In case you’re wondering, all of these polymers are made from petrochemicals. And of course, petrochemicals are made by breaking apart molecules of naphtha from petroleum and ethane, propane and butane from natural gas liquids, which get turned into chemical building blocks that are found in thousands of products we use daily.


Bionic bones? They’re not just used for Anatomy class anymore. Using a 3D printer, a team at Swansea University in Wales is developing a composite of bio- and petrochemical-based polymers to make synthetic bones in the exact shape a patient requires. One of the key polymers is a biodegradable polymer called polycaprolactone, which is derived from benzene.

And if you want to go the fully synthetic route, chemists have developed an advanced, biocompatible polymer called polyether ether ketone (starts with the petrochemical building blocks toluene and benzene) that is used for reconstructive surgery. Its physical properties surpass titanium and other traditional materials.


There’s far more to these polymer applications than the eyes can see. Researchers at the University of Minnesota have been able to create a “bionic eye” using silver nanoparticles encapsulated in polyacrylate (from propylene) that act as a conductive connector, and also high-performance polymer‐based photodectors based on conductive polymers like PEDOT:PSS (from butene and benzene) and poly-TPD (from benzene) that can convert light into electricity. Even the solvents that enable complete and consistent disbursement of these tiny particles are based on petrochemicals, such as toluene and chlorobenzene. Accomplished within a hemispherical glass dome, the process to create the eye takes just one hour, according to researchers. This development could soon improve people’s eyesight and allow the blind to see.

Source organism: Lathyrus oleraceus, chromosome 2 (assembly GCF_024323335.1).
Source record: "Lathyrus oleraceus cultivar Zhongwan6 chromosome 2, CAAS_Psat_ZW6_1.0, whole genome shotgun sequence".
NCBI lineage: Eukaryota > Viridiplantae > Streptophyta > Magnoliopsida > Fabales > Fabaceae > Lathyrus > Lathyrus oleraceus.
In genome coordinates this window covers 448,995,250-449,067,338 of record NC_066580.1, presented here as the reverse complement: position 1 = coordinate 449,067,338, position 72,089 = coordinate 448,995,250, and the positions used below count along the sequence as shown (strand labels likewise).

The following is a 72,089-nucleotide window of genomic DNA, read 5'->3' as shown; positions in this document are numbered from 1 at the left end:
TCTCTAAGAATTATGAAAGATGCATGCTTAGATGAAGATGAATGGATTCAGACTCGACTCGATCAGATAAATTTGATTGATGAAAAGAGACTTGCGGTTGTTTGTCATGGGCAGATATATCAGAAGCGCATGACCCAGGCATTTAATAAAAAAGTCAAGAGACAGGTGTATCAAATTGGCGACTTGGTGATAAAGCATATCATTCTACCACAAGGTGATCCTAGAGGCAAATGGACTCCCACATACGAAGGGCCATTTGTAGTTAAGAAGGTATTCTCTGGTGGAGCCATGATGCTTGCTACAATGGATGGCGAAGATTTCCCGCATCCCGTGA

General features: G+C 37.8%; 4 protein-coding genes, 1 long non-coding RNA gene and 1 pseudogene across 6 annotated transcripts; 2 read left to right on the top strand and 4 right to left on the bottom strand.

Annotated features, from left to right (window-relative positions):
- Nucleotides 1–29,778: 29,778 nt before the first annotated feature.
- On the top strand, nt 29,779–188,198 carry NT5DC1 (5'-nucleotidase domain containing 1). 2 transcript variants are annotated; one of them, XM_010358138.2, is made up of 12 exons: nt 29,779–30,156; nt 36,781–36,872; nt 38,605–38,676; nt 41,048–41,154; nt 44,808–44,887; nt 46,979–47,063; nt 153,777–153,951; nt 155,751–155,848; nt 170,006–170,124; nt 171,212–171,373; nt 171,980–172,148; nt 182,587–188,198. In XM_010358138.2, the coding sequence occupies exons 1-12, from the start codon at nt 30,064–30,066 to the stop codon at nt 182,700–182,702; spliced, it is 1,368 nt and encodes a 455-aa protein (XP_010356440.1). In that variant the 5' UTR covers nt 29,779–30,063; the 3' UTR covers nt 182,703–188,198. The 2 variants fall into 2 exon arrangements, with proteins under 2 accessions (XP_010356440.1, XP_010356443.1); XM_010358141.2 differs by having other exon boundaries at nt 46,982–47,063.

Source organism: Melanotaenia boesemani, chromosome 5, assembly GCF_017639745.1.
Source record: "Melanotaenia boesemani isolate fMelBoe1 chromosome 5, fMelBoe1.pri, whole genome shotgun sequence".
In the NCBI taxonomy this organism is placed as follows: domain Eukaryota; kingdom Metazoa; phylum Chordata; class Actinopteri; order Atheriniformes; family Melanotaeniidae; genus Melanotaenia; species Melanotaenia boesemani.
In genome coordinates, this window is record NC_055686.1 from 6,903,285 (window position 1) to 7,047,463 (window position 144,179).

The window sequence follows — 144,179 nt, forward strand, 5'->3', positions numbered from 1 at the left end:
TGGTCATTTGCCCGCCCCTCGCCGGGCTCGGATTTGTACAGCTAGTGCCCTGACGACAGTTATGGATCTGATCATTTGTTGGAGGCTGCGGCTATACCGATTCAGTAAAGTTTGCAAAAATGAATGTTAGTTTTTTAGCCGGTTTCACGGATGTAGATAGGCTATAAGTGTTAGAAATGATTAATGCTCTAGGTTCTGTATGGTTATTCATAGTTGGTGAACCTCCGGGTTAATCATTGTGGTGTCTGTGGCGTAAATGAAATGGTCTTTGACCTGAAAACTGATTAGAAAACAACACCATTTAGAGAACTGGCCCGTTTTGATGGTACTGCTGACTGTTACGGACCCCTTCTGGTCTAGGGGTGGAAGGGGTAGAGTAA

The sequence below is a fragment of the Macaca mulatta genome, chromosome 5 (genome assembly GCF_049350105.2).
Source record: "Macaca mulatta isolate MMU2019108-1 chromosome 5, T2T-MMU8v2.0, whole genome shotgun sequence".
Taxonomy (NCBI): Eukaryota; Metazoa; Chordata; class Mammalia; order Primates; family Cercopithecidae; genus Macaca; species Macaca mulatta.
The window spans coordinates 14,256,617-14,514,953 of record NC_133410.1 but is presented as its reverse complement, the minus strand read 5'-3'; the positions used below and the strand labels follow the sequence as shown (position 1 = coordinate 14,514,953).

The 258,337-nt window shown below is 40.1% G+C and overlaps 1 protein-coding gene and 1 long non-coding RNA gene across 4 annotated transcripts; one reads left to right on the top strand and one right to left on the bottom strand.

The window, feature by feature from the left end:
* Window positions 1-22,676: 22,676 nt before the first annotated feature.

A similar study in South Korea 3D printed custom eyeballs to fit the patient’s eye socket, and used a biocompatible photopolymer as the base material to finish the eye.


Even skin has skin in the 3D-printing game. The conventional process of engineering skin tissue has drawbacks, including a lack of hair follicles and sweat glands and abnormal or excessive formation of blood cells.

Processes using petrochemical-based materials can help reconstruct the skin’s important anatomical functions. Skin cells can now be mixed with a suitable hydrogel, like gelatin methacrylate (GelMA), N-hydroxysuccinimide (NHS) and 1-ethyl-3-(3-dimethylaminopropyl)-N-carbodiimide (EDC), cross-linked by polyethylene glycol (PEG), and printed in a bioprinter. Under in vitro conditions, that printed skin construct is allowed to mature before being implanted into the defected area of a patient. This is especially useful to heal burn victims.

These advanced hydrogel names may be a mouthful, but they all start with simple petrochemical building blocks. Propylene is used for the methacrylate part of the GelMA, butane is used to make the NHS and ethylene is the starting point for the EDC. Even the PEG cross-linking agent start with the petrochemical building block ethylene.

What these medical advancements promise is a future where it is rare for anyone loses their life while waiting for a transplant. It’s one that will allow the blind to see, the deaf to hear, and mobility for the disabled. One that won’t just save lives, but for many will provide a new lease on life. Thankfully, it’s no longer just a dream.